My grieving husband became a person that I didn’t recognize. While I wanted to be sensitive and to walk with him graciously and patiently, more than anything I just wanted him to be the person I knew. I wanted him to stay constant so that I was comfortable. I wanted him to be the man I married. So instead of being sensitive and gracious, I became selfish and turned inward and we both entered that all too dangerous “survival mode.”

For us, survival mode looks like this- our kids are cared for. They are fed, interacted with, loved. Their basic needs are met. Beyond that, however, we are on our own. I take care of me, he takes care of him. We talk as roommates about schedules and money and grocery lists, instead of as lovers and best friends about our hearts and our cares and our struggles. Important things are left unsaid and we just move through our days. We coast.

We had been coasting all throughout last summer when we hit the breaking point. We were in the middle of a fight when we realized, “This isn’t working anymore.” No, not our marriage- we were not at all admitting defeat. Our coping mechanisms, our coasting, our survival mode- they weren’t cutting it. In addition to that, the things we usually used to pull us out of that place were failing us. He was deeply hurting and so was I. We couldn’t seem to help each other.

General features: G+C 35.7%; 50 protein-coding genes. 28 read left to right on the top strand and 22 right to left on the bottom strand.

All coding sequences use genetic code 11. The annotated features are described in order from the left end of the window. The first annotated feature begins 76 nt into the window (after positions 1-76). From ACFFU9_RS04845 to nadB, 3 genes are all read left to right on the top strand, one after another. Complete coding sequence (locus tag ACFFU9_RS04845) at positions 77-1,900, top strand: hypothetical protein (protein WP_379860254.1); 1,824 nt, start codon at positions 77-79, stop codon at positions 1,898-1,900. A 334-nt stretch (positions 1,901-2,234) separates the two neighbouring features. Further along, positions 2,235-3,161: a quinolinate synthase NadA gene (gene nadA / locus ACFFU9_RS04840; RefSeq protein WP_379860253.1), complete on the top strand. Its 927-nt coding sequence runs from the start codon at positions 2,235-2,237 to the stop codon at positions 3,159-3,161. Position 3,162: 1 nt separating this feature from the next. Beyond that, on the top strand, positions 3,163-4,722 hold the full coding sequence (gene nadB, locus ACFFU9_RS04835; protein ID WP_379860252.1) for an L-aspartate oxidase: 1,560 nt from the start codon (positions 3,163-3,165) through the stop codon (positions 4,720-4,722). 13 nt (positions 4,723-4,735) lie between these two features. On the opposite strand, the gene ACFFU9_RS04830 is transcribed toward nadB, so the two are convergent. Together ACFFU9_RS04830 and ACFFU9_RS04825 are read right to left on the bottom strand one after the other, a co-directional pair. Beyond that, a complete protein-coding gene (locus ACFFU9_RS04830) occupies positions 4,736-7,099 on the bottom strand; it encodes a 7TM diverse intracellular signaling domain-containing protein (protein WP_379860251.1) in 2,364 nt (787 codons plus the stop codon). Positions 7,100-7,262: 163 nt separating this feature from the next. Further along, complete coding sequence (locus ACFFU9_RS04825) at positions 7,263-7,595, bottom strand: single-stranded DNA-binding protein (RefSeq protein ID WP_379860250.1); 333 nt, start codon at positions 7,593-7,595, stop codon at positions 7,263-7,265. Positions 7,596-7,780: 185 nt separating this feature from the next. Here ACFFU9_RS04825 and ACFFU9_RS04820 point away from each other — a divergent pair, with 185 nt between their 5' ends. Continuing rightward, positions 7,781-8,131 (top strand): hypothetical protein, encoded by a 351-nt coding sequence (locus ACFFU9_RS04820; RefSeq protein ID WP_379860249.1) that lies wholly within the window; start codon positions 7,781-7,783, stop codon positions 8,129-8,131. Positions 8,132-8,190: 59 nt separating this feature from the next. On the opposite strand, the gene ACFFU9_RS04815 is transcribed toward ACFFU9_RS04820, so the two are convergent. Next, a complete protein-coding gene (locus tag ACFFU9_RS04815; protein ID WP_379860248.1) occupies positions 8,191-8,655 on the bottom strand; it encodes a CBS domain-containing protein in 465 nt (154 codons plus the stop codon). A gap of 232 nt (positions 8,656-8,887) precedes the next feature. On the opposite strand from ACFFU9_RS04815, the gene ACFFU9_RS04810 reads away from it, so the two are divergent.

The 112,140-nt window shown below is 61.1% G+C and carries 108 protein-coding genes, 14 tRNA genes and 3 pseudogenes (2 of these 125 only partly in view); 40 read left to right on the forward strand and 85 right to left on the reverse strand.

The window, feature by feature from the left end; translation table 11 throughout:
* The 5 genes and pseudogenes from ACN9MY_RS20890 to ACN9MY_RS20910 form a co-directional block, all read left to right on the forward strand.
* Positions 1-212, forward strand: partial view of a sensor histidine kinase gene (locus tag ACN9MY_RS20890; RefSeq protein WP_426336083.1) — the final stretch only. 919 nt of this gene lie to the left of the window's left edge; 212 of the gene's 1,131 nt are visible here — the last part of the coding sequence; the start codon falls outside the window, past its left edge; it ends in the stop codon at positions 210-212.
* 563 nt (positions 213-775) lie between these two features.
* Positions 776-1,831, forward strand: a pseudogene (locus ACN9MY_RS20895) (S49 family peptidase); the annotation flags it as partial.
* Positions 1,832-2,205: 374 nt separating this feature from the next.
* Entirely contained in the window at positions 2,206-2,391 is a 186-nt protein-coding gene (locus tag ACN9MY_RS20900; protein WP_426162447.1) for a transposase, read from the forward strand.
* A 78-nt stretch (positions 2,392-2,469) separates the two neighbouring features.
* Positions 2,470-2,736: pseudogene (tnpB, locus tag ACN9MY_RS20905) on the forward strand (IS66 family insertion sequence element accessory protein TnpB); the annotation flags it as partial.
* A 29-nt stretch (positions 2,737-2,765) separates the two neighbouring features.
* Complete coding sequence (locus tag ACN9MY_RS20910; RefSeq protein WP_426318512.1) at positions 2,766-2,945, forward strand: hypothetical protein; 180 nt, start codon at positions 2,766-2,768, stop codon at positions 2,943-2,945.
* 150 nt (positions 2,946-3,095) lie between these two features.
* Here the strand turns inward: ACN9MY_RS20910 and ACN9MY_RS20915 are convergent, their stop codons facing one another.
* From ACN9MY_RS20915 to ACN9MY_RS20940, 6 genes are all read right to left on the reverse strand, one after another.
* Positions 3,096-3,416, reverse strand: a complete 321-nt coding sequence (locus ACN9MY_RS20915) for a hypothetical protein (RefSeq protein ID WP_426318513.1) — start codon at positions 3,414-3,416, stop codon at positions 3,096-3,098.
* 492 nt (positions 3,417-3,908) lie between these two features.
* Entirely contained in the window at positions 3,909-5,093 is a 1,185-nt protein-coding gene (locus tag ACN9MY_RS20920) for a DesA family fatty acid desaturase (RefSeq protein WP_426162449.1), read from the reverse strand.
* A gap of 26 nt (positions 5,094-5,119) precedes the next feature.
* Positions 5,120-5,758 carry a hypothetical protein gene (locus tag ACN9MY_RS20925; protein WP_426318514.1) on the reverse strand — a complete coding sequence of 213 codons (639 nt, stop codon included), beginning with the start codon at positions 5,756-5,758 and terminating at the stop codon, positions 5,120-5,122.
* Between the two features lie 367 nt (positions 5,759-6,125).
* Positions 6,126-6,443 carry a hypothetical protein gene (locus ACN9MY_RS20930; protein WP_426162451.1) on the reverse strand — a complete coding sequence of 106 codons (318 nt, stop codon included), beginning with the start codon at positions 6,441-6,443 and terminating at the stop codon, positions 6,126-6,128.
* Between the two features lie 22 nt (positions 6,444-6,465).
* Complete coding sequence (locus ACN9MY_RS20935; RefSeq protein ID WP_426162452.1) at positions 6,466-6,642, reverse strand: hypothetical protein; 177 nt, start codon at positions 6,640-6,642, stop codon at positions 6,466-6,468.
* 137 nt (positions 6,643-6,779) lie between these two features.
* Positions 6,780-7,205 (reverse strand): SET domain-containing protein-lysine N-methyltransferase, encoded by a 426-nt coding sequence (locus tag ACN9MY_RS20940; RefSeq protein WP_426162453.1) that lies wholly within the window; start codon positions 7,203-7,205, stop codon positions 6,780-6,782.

So we saw a counselor. We told him where we were. We told him that we didn’t seem to be on the same page anymore. We told him that nothing seemed to be working anymore and we didn’t know what to do. We attended our first session together and then started seeing him individually each week. As we individually began exploring our pasts with him, we opened up to one another. While we were having painful conversations about the hurt of our past, and as a result we were crying and hurting and working through things, it all came as a relief compared to the awkwardness and sadness of the summer.

Our boys started third grade and Kindergarten, and that added a new level of stress to our family. Our Kindergartener had a hard time transitioning from me to his (utterly amazing, loving, gracious, kind, and patient) teacher on school days. Our boys only go to school two days a week, and I home school them the other three days. There were tears every day at drop off. Not just tears, but sobbing-and-grabbing-onto-mom’s-legs-and-having-to-be-pulled-away kind of tears. This stress, along with the stress of figuring out how to teach two different boys at two different grade levels with two different temperaments while also trying to corral their 3-year-old sister on home days led me to realize I needed to free up some mental space.

It was time to step away from my job at the church.


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